Reach stacker attachments are among Tec Container's product offering.
Tec Container Asia Pacific is encouraged by its marketing efforts in the Pacific after winning tenders for its equipment from Fiji and Vanuatu.
Director Roger Cannon tells Forkliftaction.com News
that the company he founded with co-director Ian Ogilvie has been working hard since its appointment as Tec Container SA's exclusive distributor for the Asia Pacific in February.
"[The] Australian market is pretty hard at the moment, to be honest. Our marketing to the Australian cargo handling industry has received a lot of interest and we have been quoting, but the fact is that the industry is slow.
"The Pacific is different. There is a lot happening and the only way to market is to get out there and see what their particular requirements are. We are doing that and the maritime conference in Port Moresby was a great experience."
Tec Container Asia Pacific has won a EUR55,000 (AUD83,600) contract to supply four 20 ft. and two 40 ft. semi-automatic spreaders to Fiji Ports Terminals Ltd. It will also supply a BA-110 C (45) reachstacker attachment that converts a reachstacker into a multi-purpose cargo handler to Ifira Port Development and Services Co Ltd in Vanuatu. The AUD36,000 order will be supplied early next year. All goods are manufactured in Spain.
"The main benefit from attending the conference was the information gained (from) so many different ports reporting on the type of business they were conducting and future works proposed. The information is really helpful in gaining a better understanding of all the different types of operations throughout the
Pacific," Cannon explains.
Cannon and Ogilvie recently attended the 40th Pacific Maritime Alliance in Port Moresby, Papua New Guinea and delivered a presentation on safety and productivity.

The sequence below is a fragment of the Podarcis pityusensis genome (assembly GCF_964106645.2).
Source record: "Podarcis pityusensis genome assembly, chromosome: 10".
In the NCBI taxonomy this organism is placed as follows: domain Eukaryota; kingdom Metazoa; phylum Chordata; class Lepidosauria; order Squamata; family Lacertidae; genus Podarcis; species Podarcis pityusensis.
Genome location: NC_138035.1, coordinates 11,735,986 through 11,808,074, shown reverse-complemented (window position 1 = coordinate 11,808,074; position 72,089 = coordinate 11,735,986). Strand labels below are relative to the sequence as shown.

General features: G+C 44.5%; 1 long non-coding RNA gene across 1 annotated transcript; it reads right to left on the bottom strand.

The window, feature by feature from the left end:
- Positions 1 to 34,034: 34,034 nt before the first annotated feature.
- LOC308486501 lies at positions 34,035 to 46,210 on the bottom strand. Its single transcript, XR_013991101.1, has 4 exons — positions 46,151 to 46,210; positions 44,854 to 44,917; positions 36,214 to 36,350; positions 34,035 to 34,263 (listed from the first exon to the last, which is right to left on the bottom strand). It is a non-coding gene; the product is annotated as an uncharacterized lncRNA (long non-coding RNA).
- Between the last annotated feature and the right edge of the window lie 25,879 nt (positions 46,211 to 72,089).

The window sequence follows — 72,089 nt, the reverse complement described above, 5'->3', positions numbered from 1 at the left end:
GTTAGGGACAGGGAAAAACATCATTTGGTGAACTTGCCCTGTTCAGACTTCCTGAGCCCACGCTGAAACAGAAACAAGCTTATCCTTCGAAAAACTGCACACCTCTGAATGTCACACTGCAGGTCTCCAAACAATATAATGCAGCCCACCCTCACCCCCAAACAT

"Our experience is that shippers and insurance companies are looking for much higher standards on the wharves," Cannon says. "There is a large range of products that are really excellent value for smaller Pacific Island ports and we have had success in selling into the Solomons, Vanuatu and Fiji."
Preferring not to disclose the company's trading figures in the Pacific, Cannon says the product that has been most successful in the region is the BA-110C (45), which converts a reachstacker to a general cargo handler.
In February, Cannon and Ogilvie flew to Madrid to meet Tec Container SA's directors and engineering staff, and toured the manufacturing plant.
While Tec Container Asia Pacific will supply all of the manufacturer's products, it is specifically focused on cargo handling.
However, Cannon says his company has sold equipment to BAE Systems Maritime Australia that is building ships for the Australian Navy. "The items purchased were from the Naval division of Tec Container Spain and consisted of tie-down test hooks. It was not a big order."
Cannon adds that his company has received "an enormous amount of support" from the technical experts in Spain and "we have a couple of major projects with Australian miners hoping to design equipment that will fundamentally improve certain aspects of mining activities.
"[It's] confidential, but it involves designing spreader bars to work with large scale reachstackers."
While Tec Container products are not new to Australia, they have not been marketed extensively.
Tec Container SA, founded in 1976 in Madrid, Spain, designs and manufactures cargo securing and lifting equipment. It employs 50 people at its headquarters and branches in Italy, Portugal and Belgium. It exports to 70 countries and has two factories in industrial areas surrounding Madrid, with a combined manufacturing space of 5,000 sqm.